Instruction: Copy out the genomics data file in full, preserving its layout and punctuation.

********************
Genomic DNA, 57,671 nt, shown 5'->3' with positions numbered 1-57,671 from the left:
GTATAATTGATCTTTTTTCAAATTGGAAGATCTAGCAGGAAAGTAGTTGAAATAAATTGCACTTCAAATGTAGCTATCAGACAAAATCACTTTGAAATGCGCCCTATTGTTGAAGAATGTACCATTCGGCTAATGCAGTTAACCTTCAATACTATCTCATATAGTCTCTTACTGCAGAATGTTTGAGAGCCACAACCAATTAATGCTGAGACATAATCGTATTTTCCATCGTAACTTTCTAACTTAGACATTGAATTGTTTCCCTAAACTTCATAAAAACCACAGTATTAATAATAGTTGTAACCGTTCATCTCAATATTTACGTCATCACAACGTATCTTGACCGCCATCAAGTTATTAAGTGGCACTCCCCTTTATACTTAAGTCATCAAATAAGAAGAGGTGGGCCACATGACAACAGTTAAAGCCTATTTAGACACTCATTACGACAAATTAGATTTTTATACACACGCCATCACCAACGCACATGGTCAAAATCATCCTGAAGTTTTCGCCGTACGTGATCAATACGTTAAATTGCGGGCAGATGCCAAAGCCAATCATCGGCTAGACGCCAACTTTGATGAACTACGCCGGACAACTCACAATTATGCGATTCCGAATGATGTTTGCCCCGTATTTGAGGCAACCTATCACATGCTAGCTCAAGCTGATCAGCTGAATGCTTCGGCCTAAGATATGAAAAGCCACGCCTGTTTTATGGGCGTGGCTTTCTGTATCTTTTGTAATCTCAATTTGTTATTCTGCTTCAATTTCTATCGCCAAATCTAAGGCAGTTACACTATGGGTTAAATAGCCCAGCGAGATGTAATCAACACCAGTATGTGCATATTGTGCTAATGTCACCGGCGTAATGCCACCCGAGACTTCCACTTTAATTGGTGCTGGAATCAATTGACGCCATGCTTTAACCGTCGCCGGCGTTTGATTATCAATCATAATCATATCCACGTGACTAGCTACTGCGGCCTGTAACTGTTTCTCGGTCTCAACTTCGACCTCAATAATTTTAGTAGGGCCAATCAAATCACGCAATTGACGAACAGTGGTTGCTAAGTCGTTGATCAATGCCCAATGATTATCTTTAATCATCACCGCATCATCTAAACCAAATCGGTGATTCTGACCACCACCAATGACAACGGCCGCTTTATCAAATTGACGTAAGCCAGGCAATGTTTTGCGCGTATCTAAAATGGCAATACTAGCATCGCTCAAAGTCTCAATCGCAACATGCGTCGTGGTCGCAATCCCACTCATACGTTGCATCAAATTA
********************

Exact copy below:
Genomic DNA, 57,671 nt, shown 5'->3' with positions numbered 1-57,671 from the left:
GTATAATTGATCTTTTTTCAAATTGGAAGATCTAGCAGGAAAGTAGTTGAAATAAATTGCACTTCAAATGTAGCTATCAGACAAAATCACTTTGAAATGCGCCCTATTGTTGAAGAATGTACCATTCGGCTAATGCAGTTAACCTTCAATACTATCTCATATAGTCTCTTACTGCAGAATGTTTGAGAGCCACAACCAATTAATGCTGAGACATAATCGTATTTTCCATCGTAACTTTCTAACTTAGACATTGAATTGTTTCCCTAAACTTCATAAAAACCACAGTATTAATAATAGTTGTAACCGTTCATCTCAATATTTACGTCATCACAACGTATCTTGACCGCCATCAAGTTATTAAGTGGCACTCCCCTTTATACTTAAGTCATCAAATAAGAAGAGGTGGGCCACATGACAACAGTTAAAGCCTATTTAGACACTCATTACGACAAATTAGATTTTTATACACACGCCATCACCAACGCACATGGTCAAAATCATCCTGAAGTTTTCGCCGTACGTGATCAATACGTTAAATTGCGGGCAGATGCCAAAGCCAATCATCGGCTAGACGCCAACTTTGATGAACTACGCCGGACAACTCACAATTATGCGATTCCGAATGATGTTTGCCCCGTATTTGAGGCAACCTATCACATGCTAGCTCAAGCTGATCAGCTGAATGCTTCGGCCTAAGATATGAAAAGCCACGCCTGTTTTATGGGCGTGGCTTTCTGTATCTTTTGTAATCTCAATTTGTTATTCTGCTTCAATTTCTATCGCCAAATCTAAGGCAGTTACACTATGGGTTAAATAGCCCAGCGAGATGTAATCAACACCAGTATGTGCATATTGTGCTAATGTCACCGGCGTAATGCCACCCGAGACTTCCACTTTAATTGGTGCTGGAATCAATTGACGCCATGCTTTAACCGTCGCCGGCGTTTGATTATCAATCATAATCATATCCACGTGACTAGCTACTGCGGCCTGTAACTGTTTCTCGGTCTCAACTTCGACCTCAATAATTTTAGTAGGGCCAATCAAATCACGCAATTGACGAACAGTGGTTGCTAAGTCGTTGATCAATGCCCAATGATTATCTTTAATCATCACCGCATCATCTAAACCAAATCGGTGATTCTGACCACCACCAATGACAACGGCCGCTTTATCAAATTGACGTAAGCCAGGCAATGTTTTGCGCGTATCTAAAATGGCAATACTAGCATCGCTCAAAGTCTCAATCGCAACATGCGTCGTGGTCGCAATCCCACTCATACGTTGCATCAAATTA